Penalties imposed on financial institutions totaled more than $7.8 billion in the first quarter of 2015, up 73 percent from the prior quarter, according to data released last month by the Committee on Capital Markets Regulation. There were four mega-settlements of more than $1 billion that led the pack. The most recent total eclipsed the fourth-quarter 2014 clip of $4.5 billion, which concluded a record $61.7 billion in penalties last year, the highest recorded by the nonprofit group since it began researching such matters. “Data show that financial institutions in the U.S. continue to face historically unprecedented public financial penalties,” the committee said in a news release.
Public financial penalties include class action settlements that arise from suits brought by the government and regulatory penalties that follow enforcement actions. The U.S. Securities and Exchange Commission (SEC) and Commodity Futures Trading Commission (CFTC) are typically the agencies most active in enforcing such actions. Many settlements reflect continued fallout from the financial crisis. In February Morgan Stanley paid $2.6 billion to end a U.S. Department of Justice investigation into its mortgage-backed securities deals. That accord, which was the largest first-quarter deal, followed the investment bank’s tentative $275 million settlement to resolve an SEC investigation into subprime residential mortgage-backed securities, (RMBS), that Morgan Stanley sponsored and underwrote in 2007.
German financial giant Deutsche Bank AG in April agreed to pay $2.5 billion globally — about $2.1 billion to U.S. agencies — and entered into a deferred prosecution agreement to settle claims with United States and United Kingdom regulators that its traders helped rig the London Interbank Offered Rate (Libor) and other key benchmarks.
Much like previous Libor settlements, no individuals at Deutsche Bank entered a guilty plea or were named in court documents; however, the New York regulator forced Deutsche Bank to terminate seven employees and install an independent monitor. Deutsche Bank agreed to pay $600 million to the N.Y. Department of Financial Services, $800 million to the CFTC, $775 million to the Justice Department and £227 million ($357 million) to the Financial Conduct Authority.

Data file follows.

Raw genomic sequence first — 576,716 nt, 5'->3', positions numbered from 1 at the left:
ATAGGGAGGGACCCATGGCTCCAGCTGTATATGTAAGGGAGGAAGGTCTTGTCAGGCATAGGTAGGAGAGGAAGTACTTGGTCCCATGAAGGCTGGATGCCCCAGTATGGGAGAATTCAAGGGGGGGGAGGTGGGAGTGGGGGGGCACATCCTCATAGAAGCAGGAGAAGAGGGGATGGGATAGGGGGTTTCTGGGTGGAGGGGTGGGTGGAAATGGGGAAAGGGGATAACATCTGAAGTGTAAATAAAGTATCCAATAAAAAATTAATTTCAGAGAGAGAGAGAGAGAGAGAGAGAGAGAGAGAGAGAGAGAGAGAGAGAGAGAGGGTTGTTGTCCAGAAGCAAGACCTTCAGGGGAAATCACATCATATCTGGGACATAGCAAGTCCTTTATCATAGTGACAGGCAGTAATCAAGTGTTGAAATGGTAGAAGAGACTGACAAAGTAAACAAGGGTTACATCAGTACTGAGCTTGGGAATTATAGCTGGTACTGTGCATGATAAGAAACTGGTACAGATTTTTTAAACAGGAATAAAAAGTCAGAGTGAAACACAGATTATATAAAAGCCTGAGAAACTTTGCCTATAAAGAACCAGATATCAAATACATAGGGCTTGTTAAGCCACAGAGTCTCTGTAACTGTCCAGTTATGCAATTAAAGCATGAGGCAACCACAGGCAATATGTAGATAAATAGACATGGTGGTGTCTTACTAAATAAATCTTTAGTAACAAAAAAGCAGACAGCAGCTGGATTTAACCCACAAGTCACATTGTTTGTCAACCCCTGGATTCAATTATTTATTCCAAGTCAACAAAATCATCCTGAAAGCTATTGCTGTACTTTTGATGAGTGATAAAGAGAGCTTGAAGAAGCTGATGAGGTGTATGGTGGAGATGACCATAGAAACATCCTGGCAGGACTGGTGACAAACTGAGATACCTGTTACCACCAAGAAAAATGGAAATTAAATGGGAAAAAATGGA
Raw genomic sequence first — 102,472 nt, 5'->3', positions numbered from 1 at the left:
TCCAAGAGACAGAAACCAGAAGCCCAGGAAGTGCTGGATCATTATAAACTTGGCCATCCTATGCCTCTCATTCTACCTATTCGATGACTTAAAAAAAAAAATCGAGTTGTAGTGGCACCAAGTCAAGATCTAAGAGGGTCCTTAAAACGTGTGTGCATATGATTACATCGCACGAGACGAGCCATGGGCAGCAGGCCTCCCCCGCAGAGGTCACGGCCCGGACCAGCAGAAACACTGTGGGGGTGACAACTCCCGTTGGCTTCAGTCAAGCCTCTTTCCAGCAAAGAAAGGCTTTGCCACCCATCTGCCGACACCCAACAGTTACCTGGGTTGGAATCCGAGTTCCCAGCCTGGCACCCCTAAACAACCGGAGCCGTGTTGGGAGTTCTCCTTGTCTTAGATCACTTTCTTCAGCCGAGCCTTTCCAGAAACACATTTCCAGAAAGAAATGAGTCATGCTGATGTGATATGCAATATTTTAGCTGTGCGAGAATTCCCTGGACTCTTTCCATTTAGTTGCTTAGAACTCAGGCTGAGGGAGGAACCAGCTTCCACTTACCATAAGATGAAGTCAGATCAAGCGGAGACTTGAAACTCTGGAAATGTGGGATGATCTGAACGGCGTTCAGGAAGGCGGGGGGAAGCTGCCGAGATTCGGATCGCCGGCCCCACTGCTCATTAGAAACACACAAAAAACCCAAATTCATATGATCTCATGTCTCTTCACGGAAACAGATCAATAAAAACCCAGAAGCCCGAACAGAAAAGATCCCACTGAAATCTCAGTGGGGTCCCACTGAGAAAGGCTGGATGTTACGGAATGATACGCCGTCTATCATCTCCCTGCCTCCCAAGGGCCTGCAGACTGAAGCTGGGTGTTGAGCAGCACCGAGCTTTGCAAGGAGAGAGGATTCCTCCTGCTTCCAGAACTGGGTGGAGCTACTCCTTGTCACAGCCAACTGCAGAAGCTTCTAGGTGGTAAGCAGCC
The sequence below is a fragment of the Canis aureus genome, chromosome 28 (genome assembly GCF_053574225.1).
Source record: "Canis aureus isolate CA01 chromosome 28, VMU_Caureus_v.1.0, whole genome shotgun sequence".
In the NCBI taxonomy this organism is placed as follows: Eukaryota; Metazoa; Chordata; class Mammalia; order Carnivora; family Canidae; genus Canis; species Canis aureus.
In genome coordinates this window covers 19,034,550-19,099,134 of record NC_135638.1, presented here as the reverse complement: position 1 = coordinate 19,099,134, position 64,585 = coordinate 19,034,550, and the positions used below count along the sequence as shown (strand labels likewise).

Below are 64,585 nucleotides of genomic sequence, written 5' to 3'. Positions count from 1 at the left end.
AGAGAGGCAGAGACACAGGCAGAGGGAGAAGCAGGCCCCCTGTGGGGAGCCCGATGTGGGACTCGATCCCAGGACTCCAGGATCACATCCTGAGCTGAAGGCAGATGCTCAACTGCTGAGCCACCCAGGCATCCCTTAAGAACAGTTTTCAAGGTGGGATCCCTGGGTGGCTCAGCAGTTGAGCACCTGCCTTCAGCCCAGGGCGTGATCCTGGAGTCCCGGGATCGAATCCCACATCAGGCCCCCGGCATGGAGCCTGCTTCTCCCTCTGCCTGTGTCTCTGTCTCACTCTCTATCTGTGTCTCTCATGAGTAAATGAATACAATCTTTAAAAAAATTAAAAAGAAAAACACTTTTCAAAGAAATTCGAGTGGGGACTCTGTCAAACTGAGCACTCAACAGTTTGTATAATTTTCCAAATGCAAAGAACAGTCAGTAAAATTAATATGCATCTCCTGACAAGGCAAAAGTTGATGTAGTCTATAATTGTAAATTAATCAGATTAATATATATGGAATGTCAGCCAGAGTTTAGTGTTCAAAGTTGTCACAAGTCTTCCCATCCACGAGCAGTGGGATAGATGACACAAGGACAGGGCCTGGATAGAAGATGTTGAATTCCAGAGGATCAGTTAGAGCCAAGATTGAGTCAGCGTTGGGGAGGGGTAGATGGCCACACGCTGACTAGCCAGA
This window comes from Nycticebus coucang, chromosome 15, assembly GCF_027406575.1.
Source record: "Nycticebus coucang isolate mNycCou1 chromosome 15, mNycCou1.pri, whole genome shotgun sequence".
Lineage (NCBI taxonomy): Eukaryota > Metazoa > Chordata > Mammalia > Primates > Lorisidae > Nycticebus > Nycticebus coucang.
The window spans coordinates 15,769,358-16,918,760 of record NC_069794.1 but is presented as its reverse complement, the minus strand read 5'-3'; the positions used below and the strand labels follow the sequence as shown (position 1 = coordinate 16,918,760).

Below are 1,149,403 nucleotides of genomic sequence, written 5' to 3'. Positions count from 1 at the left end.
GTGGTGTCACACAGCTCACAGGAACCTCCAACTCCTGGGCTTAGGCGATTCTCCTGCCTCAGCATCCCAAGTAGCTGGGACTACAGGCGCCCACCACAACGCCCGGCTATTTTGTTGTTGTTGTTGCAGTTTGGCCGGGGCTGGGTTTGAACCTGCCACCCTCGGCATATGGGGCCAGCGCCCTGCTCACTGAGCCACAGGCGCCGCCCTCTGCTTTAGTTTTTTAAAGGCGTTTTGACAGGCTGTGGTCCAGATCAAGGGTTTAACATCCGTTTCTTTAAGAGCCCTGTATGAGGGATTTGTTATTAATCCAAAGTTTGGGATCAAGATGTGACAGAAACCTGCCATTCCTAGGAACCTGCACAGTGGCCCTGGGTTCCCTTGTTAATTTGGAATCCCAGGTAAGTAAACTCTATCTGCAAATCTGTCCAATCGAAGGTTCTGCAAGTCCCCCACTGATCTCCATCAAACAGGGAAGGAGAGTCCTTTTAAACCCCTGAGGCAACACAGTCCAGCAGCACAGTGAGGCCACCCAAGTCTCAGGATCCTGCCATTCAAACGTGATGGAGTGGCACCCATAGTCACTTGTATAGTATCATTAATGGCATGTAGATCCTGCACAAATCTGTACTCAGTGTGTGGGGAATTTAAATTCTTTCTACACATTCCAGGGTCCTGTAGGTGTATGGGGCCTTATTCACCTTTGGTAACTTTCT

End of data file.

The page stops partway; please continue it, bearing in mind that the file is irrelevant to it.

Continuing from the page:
In February, Standard & Poor’s Financial Services LLC also agreed to pay $1.375 billion to settle lawsuits brought by the Department of Justice (DOJ) and 20 attorneys general over the rosy ratings it assigned to large securities that turned toxic and exacerbated the financial crisis. Additionally, Commerzbank AG, in March agreed to enter into a deferred prosecution agreement and to pay $1.45 billion to New York and federal regulators and law enforcement agencies, in addition to firing five employees implicated in the processing of transactions for Iranian and Sudanese entities and enabling a $2 billion fraud at Olympus Corp.
The Cambridge, Mass.-based Committee on Capital Markets Regulation, which advocates improved regulation of capital markets, consists of 36 members across finance, investment, business, law and accounting and academic circles. It’s led by Harvard Law School professor Hal Scott. The research group has previously called on the Federal Reserve to better coordinate its stress test rules on financial institutions required under the Dodd-Frank Act with other regulators, including the Federal Deposit Insurance Corp., and with its existing stress testing procedures.
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